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Replacing your battery is quite easy, but you need to do it properly to prevent dead batteries and potential shorts. We will teach you how.
See us all Autoblog Ranched Video for more tips on how to diagnose, fix and repair a car from professional dealer Larry Kosila. While you’re at it, watch a video series of Larry’s other car cleaning and maintenance Autoblog Details!
Instructions (video transcript):
[00:00:00] Replacing your battery is pretty easy, but there are a few things to keep in mind to avoid a dead battery and potential shorts. Here are the tools you need to do it yourself A new battery, a wrench or socket, screwdriver, gloves, a wire brush, battery lube, baking soda and safety goggles. I am Larry Kosilla, Pro Detailler and Trainer for the last 15 years. But when it comes to what happens under the hood, I’m a student. Follow me because experts teach me to diagnose, fix and modify cars at Autoblog’s Ranched.
[00:00:30] You may say, I have kept this car for a really long time and finally my battery is gone. And I didn’t put the light on for three days or something like that. So can the battery die? – There is a lot of heat trapped inside your engine bay and your battery has water in it, so if too much water evaporates from your battery, your battery may die. Other ways your battery may get worse is if you overcharge it, you discharge it excessively, it sees heat or it vibrates too much. – [Larry] Even if your battery is not affected by one of these problems, all batteries have a limited lifespan and will eventually need to be replaced.
[00:01:00] Another common cause of low or no electrical power can be a bad option. But if you know the problem is with your battery, here’s how to change it. The first step is to find the CCA or cold cranking amps of your manufacturer’s recommended battery. Which basically determines how much power you have to start your car in most climates. Go to your local auto store and give them the make, model and year of your car so they can match it with the right CCA. Then double check the part with your car manual,
[00:01:30] To make sure you are using the right power and size battery. Then, turn off your car, remove your keys and find your radio code. To remove the battery, start with the negative or ground side first. Normally, this is the black terminal, but be sure to check the battery symbol. If you start with the positive side, which is usually red, and accidentally touch another metal, you will make the positive smaller with the rest of the car, which is still grounded. To avoid this, we start with the soil first to give ourselves a dead battery as soon as possible.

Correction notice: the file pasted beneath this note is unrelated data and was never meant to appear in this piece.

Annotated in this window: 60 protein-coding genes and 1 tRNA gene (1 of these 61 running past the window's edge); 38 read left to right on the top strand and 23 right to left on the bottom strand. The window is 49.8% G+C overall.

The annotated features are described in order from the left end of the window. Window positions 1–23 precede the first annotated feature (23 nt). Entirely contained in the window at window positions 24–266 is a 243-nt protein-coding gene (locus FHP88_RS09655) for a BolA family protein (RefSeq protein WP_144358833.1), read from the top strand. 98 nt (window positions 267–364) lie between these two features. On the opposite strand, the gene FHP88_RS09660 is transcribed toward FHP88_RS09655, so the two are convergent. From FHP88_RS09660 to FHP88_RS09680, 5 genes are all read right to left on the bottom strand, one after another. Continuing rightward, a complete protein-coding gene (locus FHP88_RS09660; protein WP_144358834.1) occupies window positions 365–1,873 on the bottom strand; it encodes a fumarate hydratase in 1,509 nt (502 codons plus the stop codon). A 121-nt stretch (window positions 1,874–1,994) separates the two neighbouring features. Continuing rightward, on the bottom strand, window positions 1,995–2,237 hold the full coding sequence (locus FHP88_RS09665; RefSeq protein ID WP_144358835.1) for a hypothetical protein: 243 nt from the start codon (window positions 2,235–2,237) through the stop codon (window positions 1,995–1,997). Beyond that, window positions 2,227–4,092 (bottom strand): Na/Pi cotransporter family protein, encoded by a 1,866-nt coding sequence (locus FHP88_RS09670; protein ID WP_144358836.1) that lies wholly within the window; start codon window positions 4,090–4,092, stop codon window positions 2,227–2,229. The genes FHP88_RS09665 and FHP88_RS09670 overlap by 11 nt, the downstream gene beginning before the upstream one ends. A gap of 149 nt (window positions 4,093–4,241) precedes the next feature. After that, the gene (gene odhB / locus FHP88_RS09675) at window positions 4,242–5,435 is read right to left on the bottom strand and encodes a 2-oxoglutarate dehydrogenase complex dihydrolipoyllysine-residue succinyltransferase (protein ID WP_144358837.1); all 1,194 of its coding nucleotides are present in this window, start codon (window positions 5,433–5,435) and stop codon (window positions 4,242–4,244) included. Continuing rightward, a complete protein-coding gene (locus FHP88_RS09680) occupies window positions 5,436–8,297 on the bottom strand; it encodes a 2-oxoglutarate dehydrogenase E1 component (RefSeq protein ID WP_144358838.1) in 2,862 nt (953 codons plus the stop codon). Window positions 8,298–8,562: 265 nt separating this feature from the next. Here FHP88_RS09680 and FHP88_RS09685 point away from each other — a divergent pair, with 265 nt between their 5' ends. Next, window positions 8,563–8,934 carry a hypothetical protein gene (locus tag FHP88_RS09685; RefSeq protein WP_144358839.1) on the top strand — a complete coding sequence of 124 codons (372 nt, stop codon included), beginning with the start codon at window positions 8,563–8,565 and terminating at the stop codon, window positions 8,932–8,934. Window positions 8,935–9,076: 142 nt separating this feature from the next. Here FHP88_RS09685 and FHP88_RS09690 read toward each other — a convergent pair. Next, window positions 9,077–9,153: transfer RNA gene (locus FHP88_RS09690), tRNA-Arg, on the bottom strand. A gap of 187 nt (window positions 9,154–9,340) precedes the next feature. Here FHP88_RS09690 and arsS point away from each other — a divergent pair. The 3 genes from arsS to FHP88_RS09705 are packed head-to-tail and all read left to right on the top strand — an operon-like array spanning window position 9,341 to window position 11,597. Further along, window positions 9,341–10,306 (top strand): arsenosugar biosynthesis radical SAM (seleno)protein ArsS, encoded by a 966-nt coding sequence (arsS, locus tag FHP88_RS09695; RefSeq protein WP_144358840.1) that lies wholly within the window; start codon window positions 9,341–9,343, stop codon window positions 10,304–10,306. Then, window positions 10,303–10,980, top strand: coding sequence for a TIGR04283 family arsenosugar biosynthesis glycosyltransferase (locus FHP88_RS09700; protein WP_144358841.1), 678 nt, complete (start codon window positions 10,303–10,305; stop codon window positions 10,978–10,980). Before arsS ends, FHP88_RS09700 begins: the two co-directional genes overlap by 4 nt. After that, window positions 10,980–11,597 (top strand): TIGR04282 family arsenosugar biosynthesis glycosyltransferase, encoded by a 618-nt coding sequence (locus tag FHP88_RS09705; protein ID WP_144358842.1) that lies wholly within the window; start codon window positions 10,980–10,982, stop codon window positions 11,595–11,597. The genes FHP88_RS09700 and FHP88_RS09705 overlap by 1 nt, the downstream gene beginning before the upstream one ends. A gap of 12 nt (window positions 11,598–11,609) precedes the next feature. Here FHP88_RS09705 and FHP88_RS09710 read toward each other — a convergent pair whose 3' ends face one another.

[00:02:00] However, be very careful not to accidentally let your ratchet touch both terminals. The spark will fly, you’ll zap, and it’s obviously not good for the battery. Then, remove the red or positive side of the battery. There is no need to remove the bolt completely, just loosen it long enough to close the terminal. Now, most batteries have some kind of tie down or hold to keep the battery safe so that it can avoid tipping over a hard turn or heavy braking situation. Note that you may need to add an extension
[00:02:30] In your ratchet to reach this bolt. When lifting the battery, be sure to hold it up and down and hold it from the bottom or use its handle. The battery usually weighs about 40 pounds, so make sure you have a good grip and don’t blow your back or crush your finger. More importantly, don’t paint it. The next step, though optional, is to clean the leaf battery tray and debris with a vacuum. Not really necessary, but you know me, I can’t help myself. Now, if you see white powder stuff in trays or hold down pieces or even just in terminals
[00:03:00] By themselves, this is usually the result of a chemical reaction of sulfuric acid from a leaking battery, and can cause its failure. You can remove this corrosion with a wire brush, but be careful not to inhale the white powder. Similarly, a mixture of baking soda and water with an old toothbrush will neutralize the acid with the beginning of baking soda. Whichever method you choose, make sure the battery terminals and cables are clean before installing a new battery. In our case, we are replacing the batteries together, so there is no need to spend time on the old terminals.
[00:03:30] Before installing a new battery, clean the terminals and apply battery lubrication known as dielectric grease to help reduce corrosion in the future. Now, place the new battery in the holder and secure with a tie down bolt. When re-installing the battery it is very important to connect the positive or red terminal first which is why we discussed when removing the battery. Similarly, the rule of not touching both terminals together still applies, so watch your tool placement. Finally, connect the black terminal
[00:04:00] And tighten with your ratchet until the clamp or bolt can no longer be twisted. No need to overdo it. Before you close the hood, move the battery politely to double check that it is safe. Then make sure the car starts. Now, you have to re-program your favorite radio stations. Man, there is nothing worse than this! Well, sitting alone in the parking lot in the rain, with a dead battery may not be bad. To learn more about how to repair a car, visit autoblog.com/wrenched. I am Larry Kosilla, from AmmoNYC.com. As always, thanks for visiting. (Hilarious music)